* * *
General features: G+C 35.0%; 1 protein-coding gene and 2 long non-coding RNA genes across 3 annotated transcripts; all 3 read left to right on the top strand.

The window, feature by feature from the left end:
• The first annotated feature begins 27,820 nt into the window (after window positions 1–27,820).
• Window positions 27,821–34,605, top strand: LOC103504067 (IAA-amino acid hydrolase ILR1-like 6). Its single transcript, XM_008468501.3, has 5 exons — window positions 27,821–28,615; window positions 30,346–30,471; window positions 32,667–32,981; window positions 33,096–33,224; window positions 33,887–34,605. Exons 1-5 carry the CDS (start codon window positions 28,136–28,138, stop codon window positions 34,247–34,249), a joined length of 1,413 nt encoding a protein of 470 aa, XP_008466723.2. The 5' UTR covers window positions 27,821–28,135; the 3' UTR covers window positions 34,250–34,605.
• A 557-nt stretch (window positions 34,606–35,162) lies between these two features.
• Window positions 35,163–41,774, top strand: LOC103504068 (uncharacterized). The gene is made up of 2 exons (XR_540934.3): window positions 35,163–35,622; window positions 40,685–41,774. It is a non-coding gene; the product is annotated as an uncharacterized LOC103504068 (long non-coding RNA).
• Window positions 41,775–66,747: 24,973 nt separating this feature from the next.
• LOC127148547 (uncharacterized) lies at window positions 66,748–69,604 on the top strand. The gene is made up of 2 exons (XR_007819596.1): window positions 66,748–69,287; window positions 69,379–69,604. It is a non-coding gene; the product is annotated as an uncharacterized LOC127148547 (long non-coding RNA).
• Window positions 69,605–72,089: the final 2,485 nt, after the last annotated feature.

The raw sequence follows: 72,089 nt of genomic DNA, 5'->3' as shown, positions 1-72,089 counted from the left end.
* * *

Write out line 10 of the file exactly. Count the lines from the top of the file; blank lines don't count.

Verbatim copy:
The raw sequence follows: 72,089 nt of genomic DNA, 5'->3' as shown, positions 1-72,089 counted from the left end.